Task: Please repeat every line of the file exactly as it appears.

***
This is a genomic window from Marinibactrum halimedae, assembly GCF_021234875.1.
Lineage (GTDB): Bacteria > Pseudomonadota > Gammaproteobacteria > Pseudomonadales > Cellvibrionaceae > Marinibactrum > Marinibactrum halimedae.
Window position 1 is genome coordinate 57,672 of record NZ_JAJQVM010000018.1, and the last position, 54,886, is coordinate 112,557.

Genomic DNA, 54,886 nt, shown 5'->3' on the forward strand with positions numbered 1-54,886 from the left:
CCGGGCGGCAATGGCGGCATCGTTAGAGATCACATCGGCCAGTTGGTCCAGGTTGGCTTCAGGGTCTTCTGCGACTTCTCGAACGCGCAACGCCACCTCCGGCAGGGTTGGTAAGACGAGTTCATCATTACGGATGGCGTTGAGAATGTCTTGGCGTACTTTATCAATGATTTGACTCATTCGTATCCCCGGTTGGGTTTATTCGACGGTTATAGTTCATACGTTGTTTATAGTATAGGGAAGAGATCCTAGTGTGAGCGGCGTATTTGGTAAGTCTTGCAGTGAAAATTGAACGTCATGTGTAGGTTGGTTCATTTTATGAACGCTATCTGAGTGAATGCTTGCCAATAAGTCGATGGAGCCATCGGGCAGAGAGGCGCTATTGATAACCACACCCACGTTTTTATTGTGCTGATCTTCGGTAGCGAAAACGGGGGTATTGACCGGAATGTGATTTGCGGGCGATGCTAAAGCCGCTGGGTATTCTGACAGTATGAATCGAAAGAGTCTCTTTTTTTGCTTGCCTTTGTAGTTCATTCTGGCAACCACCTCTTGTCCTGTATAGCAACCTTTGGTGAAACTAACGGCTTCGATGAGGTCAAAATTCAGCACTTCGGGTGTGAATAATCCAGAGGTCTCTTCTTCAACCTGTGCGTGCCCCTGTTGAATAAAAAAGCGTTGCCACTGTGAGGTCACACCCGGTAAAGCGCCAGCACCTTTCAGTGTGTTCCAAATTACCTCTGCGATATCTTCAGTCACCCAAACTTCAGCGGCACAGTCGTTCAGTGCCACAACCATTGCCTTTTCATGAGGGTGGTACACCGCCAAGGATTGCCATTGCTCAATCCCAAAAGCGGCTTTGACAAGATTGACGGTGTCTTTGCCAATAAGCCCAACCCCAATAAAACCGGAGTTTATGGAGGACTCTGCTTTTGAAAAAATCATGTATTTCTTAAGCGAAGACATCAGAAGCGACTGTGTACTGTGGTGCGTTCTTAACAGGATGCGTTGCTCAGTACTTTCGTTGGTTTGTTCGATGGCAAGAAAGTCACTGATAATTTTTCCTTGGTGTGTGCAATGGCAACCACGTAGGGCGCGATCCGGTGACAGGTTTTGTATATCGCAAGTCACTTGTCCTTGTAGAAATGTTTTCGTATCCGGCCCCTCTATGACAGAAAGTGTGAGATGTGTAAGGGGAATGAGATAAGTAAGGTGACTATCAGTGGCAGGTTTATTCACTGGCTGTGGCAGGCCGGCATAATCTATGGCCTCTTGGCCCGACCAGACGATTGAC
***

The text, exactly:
This is a genomic window from Marinibactrum halimedae, assembly GCF_021234875.1.
Lineage (GTDB): Bacteria > Pseudomonadota > Gammaproteobacteria > Pseudomonadales > Cellvibrionaceae > Marinibactrum > Marinibactrum halimedae.
Window position 1 is genome coordinate 57,672 of record NZ_JAJQVM010000018.1, and the last position, 54,886, is coordinate 112,557.

Genomic DNA, 54,886 nt, shown 5'->3' on the forward strand with positions numbered 1-54,886 from the left:
CCGGGCGGCAATGGCGGCATCGTTAGAGATCACATCGGCCAGTTGGTCCAGGTTGGCTTCAGGGTCTTCTGCGACTTCTCGAACGCGCAACGCCACCTCCGGCAGGGTTGGTAAGACGAGTTCATCATTACGGATGGCGTTGAGAATGTCTTGGCGTACTTTATCAATGATTTGACTCATTCGTATCCCCGGTTGGGTTTATTCGACGGTTATAGTTCATACGTTGTTTATAGTATAGGGAAGAGATCCTAGTGTGAGCGGCGTATTTGGTAAGTCTTGCAGTGAAAATTGAACGTCATGTGTAGGTTGGTTCATTTTATGAACGCTATCTGAGTGAATGCTTGCCAATAAGTCGATGGAGCCATCGGGCAGAGAGGCGCTATTGATAACCACACCCACGTTTTTATTGTGCTGATCTTCGGTAGCGAAAACGGGGGTATTGACCGGAATGTGATTTGCGGGCGATGCTAAAGCCGCTGGGTATTCTGACAGTATGAATCGAAAGAGTCTCTTTTTTTGCTTGCCTTTGTAGTTCATTCTGGCAACCACCTCTTGTCCTGTATAGCAACCTTTGGTGAAACTAACGGCTTCGATGAGGTCAAAATTCAGCACTTCGGGTGTGAATAATCCAGAGGTCTCTTCTTCAACCTGTGCGTGCCCCTGTTGAATAAAAAAGCGTTGCCACTGTGAGGTCACACCCGGTAAAGCGCCAGCACCTTTCAGTGTGTTCCAAATTACCTCTGCGATATCTTCAGTCACCCAAACTTCAGCGGCACAGTCGTTCAGTGCCACAACCATTGCCTTTTCATGAGGGTGGTACACCGCCAAGGATTGCCATTGCTCAATCCCAAAAGCGGCTTTGACAAGATTGACGGTGTCTTTGCCAATAAGCCCAACCCCAATAAAACCGGAGTTTATGGAGGACTCTGCTTTTGAAAAAATCATGTATTTCTTAAGCGAAGACATCAGAAGCGACTGTGTACTGTGGTGCGTTCTTAACAGGATGCGTTGCTCAGTACTTTCGTTGGTTTGTTCGATGGCAAGAAAGTCACTGATAATTTTTCCTTGGTGTGTGCAATGGCAACCACGTAGGGCGCGATCCGGTGACAGGTTTTGTATATCGCAAGTCACTTGTCCTTGTAGAAATGTTTTCGTATCCGGCCCCTCTATGACAGAAAGTGTGAGATGTGTAAGGGGAATGAGATAAGTAAGGTGACTATCAGTGGCAGGTTTATTCACTGGCTGTGGCAGGCCGGCATAATCTATGGCCTCTTGGCCCGACCAGACGATTGAC